Recognising that the ethical practice of teachers does not reside in codes alone, a group of teacher educators at Deakin and Monash Universities
has initiated a research project that offers a framework for thinking about professional ethics.
The ‘Professional ethics of English language teachers’ project involves secondary school teachers from the south-eastern region of Melbourne. It
aims to capture significantly different examples of how English language teachers negotiate the connection between professional standards,
accountability and ethics. The research is, nevertheless, relevant to all teachers.
In the following article, Professor Brenton Doecke, Associate Professor Alex Kostogriz and Ms Bella Illesca, all of Deakin University, and Dr
Graham Parr of Monash University, discuss their research, which began in 2009 and runs until the end of 2010.
Professional standards present an ideal that teachers sometimes feel is impossible to achieve in their day-to-day practice.
Worse, they can make teachers feel they are always judged against a set of ‘dos and don’ts’.
The popular media certainly encourage people to judge what teachers do, and the My School website arguably exacerbates this situation,
making teachers feel they are continually in the spotlight.
Faced with a situation where everyone seems to have an opinion about teaching, it can be difficult for teachers to feel confident about the
decisions they make to meet the needs of young people in their care.
In this respect, professional standards, such as those formulated by the Victorian Institute of Teaching, can prove a valuable resource,
allowing teachers to point to a shared set of values and beliefs to justify their decisions.
This leads to the subject of professional ethics, not simply as a code that sets limits to professional practice, but as a life-affirming
responsiveness to others, to social and cultural differences, and to the multiplicity of abilities and needs of children in our schools.
Teaching is already situated in relation to others in that teachers are obliged to respond to their students. Everyone is saying ‘Here I am!’ –
a call every teacher recognises and struggles to answer.
For at this level of responsiveness there are no codes of conduct that will unfailingly enable a teacher to make the right decision. How one acts
ethically is played out fully only in relation to this particular student on this particular day.
Although the teachers participating in our research project share certain values and assumptions, they undoubtedly have very different teaching
experiences, and their classroom practices are not necessarily transparent to professionals working in other educational settings.
The professional challenges they face at each site also vary greatly. The inquiry into the professional ethics of teachers has a distinctly
collaborative nature. It involves observations, a joint construction of classroom practice accounts and group discussions by participating teachers.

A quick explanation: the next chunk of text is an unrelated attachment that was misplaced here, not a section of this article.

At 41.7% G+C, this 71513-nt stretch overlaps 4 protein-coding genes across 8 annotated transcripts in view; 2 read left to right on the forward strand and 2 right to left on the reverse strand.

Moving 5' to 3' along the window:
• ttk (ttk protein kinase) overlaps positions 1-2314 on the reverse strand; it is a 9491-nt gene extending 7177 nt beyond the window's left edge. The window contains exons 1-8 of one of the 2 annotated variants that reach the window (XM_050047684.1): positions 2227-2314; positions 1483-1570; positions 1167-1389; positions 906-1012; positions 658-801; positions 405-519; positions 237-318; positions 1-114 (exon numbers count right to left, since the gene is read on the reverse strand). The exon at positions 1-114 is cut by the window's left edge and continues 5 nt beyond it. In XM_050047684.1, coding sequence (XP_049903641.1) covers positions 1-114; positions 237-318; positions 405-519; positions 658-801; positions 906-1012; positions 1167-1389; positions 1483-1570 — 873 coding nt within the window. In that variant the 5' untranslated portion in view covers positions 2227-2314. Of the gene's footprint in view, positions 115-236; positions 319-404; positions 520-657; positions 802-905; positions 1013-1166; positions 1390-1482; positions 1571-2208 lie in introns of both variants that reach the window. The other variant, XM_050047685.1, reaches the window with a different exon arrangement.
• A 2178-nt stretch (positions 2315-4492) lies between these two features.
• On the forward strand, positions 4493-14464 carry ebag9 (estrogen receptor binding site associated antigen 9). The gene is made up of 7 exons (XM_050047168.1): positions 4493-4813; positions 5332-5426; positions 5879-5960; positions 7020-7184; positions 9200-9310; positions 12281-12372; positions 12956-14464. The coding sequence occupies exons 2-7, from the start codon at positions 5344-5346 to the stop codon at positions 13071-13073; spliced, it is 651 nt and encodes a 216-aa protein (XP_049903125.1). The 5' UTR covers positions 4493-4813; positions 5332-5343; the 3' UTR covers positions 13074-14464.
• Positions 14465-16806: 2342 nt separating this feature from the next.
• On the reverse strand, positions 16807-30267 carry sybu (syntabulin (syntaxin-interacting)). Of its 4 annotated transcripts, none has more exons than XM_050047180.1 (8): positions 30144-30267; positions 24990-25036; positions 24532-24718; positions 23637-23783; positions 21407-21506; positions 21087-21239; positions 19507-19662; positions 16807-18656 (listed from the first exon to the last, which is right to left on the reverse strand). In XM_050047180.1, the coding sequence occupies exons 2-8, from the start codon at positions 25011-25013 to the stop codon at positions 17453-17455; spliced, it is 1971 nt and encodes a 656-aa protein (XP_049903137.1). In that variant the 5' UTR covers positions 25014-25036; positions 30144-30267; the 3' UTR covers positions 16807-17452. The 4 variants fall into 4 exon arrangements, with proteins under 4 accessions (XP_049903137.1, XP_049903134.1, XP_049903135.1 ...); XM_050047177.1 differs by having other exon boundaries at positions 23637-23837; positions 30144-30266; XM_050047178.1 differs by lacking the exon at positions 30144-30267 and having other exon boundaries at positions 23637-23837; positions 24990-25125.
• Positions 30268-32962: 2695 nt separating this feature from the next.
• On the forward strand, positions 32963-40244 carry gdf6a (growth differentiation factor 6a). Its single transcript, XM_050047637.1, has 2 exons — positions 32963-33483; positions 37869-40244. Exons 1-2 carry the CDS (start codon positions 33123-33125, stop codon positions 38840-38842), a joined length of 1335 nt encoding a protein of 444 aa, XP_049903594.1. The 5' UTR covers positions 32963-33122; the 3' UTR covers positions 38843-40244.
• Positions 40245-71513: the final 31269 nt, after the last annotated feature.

This approach has generated a shared sense of the professional context in which the teacher is operating and an atmosphere of trust in which teachers
are prepared to talk about their pedagogical practice and share their understanding of professional ethics.
The question that has been asked of the research data is not whether the lessons observed actually achieve the teachers’ stated aims. But rather, the
key question is how the teacher responds to the needs of the students in their classroom, and the kinds of human sociability that are enacted through such practices.
Data analysed so far shows that teachers, as members of the profession, can draw up a code of practice. However, there is more to being an ethical
professional than following rules.
Professional ethics inevitably come down to decisions made by individual teachers. They have to balance ‘situated’ or context-specific responses to
students and colleagues with wider ideals of professional practice.
Hence, besides addressing the broader contexts of influence on the profession to develop codes of professional ethics, this project sheds some light
on how teachers conceive of ethics in their local practices, particularly in the domain of classroom events.
This area of concern enables us to investigate the teachers’ sense of responsibility and how they negotiate or make their decisions while responding
to differences in the classroom and to the broader demands of a community.
The preliminary findings help us develop a notion of professional ethics which involves both professional obligation and moral decision-making.
The significance of this project lies in the development of a situated perspective on the professional ethics of teachers and in its participatory
approach to research design and implementation.
These two features of the project ensure rich collaborative possibilities for rethinking the professional ethics of teachers relationally.
They generate significant potential for intervention in debates over the standards of professional practice in multicultural and socially diverse classrooms.
Furthermore, this project emphasises the primacy of ethics in quality teaching. The urgent need to improve teaching is inseparable from raising an
awareness of professional ethics as a foundation of respectful and responsible practice.
By emphasising the central role of recognition of, and responsiveness to, sociocultural difference, the project taps into teachers’ understandings of
ethics as an inseparable part of everyday relations.
The reconceptualisation of ethics in this way engages directly with the needs of teachers, students and professional communities in times of major curriculum reform.
To educate young people ethically is to raise their awareness of social justice and responsibility, qualities made imperative in a multicultural and
multivoiced society like Australia.
Brenton Doecke, Alex Kostogriz, Graham Parr & Bella Illesca